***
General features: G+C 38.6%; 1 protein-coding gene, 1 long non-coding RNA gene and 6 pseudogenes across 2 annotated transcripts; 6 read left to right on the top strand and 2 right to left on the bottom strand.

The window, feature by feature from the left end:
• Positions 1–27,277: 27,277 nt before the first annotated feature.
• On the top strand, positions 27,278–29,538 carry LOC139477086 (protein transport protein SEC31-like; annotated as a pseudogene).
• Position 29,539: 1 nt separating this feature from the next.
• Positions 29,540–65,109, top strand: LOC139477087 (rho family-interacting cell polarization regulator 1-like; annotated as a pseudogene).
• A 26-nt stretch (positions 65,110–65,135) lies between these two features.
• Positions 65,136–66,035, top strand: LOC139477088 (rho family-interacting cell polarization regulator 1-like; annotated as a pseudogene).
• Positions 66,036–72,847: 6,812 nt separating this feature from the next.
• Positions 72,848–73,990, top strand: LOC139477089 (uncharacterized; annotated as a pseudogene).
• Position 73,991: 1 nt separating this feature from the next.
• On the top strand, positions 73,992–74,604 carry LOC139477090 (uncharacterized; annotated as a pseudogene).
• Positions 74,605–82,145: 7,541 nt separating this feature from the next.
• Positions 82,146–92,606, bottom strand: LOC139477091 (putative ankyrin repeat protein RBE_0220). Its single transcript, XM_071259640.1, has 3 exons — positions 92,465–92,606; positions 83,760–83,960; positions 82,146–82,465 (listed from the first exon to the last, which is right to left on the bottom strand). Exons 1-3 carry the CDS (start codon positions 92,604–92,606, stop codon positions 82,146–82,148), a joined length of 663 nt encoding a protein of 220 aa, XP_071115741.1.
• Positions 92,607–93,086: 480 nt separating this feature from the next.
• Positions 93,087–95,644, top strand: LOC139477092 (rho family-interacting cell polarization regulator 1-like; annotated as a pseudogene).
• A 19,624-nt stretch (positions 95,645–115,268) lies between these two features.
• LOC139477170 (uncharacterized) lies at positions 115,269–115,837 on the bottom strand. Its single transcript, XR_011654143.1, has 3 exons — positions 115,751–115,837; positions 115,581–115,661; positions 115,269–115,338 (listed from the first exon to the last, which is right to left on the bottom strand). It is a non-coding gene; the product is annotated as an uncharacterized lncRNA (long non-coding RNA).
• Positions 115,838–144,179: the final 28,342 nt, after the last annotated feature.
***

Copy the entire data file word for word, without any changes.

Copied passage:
General features: G+C 38.6%; 1 protein-coding gene, 1 long non-coding RNA gene and 6 pseudogenes across 2 annotated transcripts; 6 read left to right on the top strand and 2 right to left on the bottom strand.

The window, feature by feature from the left end:
• Positions 1–27,277: 27,277 nt before the first annotated feature.
• On the top strand, positions 27,278–29,538 carry LOC139477086 (protein transport protein SEC31-like; annotated as a pseudogene).
• Position 29,539: 1 nt separating this feature from the next.
• Positions 29,540–65,109, top strand: LOC139477087 (rho family-interacting cell polarization regulator 1-like; annotated as a pseudogene).
• A 26-nt stretch (positions 65,110–65,135) lies between these two features.
• Positions 65,136–66,035, top strand: LOC139477088 (rho family-interacting cell polarization regulator 1-like; annotated as a pseudogene).
• Positions 66,036–72,847: 6,812 nt separating this feature from the next.
• Positions 72,848–73,990, top strand: LOC139477089 (uncharacterized; annotated as a pseudogene).
• Position 73,991: 1 nt separating this feature from the next.
• On the top strand, positions 73,992–74,604 carry LOC139477090 (uncharacterized; annotated as a pseudogene).
• Positions 74,605–82,145: 7,541 nt separating this feature from the next.
• Positions 82,146–92,606, bottom strand: LOC139477091 (putative ankyrin repeat protein RBE_0220). Its single transcript, XM_071259640.1, has 3 exons — positions 92,465–92,606; positions 83,760–83,960; positions 82,146–82,465 (listed from the first exon to the last, which is right to left on the bottom strand). Exons 1-3 carry the CDS (start codon positions 92,604–92,606, stop codon positions 82,146–82,148), a joined length of 663 nt encoding a protein of 220 aa, XP_071115741.1.
• Positions 92,607–93,086: 480 nt separating this feature from the next.
• Positions 93,087–95,644, top strand: LOC139477092 (rho family-interacting cell polarization regulator 1-like; annotated as a pseudogene).
• A 19,624-nt stretch (positions 95,645–115,268) lies between these two features.
• LOC139477170 (uncharacterized) lies at positions 115,269–115,837 on the bottom strand. Its single transcript, XR_011654143.1, has 3 exons — positions 115,751–115,837; positions 115,581–115,661; positions 115,269–115,338 (listed from the first exon to the last, which is right to left on the bottom strand). It is a non-coding gene; the product is annotated as an uncharacterized lncRNA (long non-coding RNA).
• Positions 115,838–144,179: the final 28,342 nt, after the last annotated feature.